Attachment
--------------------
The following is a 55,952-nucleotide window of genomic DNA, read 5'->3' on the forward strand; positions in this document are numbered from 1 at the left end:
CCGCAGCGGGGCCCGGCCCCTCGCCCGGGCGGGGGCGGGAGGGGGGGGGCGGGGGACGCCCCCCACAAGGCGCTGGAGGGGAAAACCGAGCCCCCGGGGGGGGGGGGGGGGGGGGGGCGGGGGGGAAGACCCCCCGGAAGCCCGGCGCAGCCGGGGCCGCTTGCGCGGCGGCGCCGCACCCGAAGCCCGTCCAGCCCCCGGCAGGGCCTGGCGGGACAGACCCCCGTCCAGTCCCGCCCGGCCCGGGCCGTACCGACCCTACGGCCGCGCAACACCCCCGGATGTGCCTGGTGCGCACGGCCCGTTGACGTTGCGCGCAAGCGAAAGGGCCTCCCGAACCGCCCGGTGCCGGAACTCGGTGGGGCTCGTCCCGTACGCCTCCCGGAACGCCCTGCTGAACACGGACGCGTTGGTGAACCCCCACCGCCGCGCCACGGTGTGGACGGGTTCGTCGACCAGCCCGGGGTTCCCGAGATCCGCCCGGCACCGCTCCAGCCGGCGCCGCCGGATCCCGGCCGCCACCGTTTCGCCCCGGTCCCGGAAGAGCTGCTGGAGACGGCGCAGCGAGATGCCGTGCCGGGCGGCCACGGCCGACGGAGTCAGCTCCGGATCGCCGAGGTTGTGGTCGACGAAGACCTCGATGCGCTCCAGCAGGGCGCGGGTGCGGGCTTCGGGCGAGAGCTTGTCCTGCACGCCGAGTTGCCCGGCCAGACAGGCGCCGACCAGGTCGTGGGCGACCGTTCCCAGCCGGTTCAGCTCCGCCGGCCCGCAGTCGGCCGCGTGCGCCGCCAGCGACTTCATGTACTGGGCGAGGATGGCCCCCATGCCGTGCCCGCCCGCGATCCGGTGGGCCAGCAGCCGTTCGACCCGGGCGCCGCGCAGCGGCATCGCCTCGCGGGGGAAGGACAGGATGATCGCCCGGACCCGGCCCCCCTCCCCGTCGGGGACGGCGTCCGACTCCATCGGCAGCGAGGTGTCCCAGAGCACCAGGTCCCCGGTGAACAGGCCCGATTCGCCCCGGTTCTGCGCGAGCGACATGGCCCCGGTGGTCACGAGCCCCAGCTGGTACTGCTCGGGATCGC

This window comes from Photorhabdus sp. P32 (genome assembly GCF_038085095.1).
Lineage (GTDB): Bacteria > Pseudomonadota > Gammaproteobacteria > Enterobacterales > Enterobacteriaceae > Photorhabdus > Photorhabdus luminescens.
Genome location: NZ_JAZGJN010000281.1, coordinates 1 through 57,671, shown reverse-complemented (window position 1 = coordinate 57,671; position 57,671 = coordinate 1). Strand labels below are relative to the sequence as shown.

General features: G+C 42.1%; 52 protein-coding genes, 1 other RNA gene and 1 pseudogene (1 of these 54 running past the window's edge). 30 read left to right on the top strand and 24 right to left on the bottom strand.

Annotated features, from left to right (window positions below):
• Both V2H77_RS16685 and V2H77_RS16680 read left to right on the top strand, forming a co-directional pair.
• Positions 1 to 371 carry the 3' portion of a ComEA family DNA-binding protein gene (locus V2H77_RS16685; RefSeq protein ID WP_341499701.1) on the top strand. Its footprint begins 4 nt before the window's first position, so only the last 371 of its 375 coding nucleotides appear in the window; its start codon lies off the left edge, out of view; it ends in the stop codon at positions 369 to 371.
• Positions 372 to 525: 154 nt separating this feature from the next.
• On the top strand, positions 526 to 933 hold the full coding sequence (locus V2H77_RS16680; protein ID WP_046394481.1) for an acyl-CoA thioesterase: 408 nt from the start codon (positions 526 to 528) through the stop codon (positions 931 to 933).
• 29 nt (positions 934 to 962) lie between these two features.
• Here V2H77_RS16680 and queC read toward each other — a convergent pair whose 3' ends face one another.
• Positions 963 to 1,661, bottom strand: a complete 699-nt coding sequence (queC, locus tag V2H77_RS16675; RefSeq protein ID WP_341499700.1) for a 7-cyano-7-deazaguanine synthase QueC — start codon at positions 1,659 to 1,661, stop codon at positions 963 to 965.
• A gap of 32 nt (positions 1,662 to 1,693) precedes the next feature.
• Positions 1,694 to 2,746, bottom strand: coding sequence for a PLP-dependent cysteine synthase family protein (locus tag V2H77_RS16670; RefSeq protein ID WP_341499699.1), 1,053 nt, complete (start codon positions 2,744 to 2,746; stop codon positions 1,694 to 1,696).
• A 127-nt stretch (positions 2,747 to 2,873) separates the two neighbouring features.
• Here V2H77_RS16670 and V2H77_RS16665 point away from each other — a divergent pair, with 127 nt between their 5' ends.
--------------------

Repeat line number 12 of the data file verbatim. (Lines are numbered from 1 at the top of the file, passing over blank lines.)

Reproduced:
• 29 nt (positions 934 to 962) lie between these two features.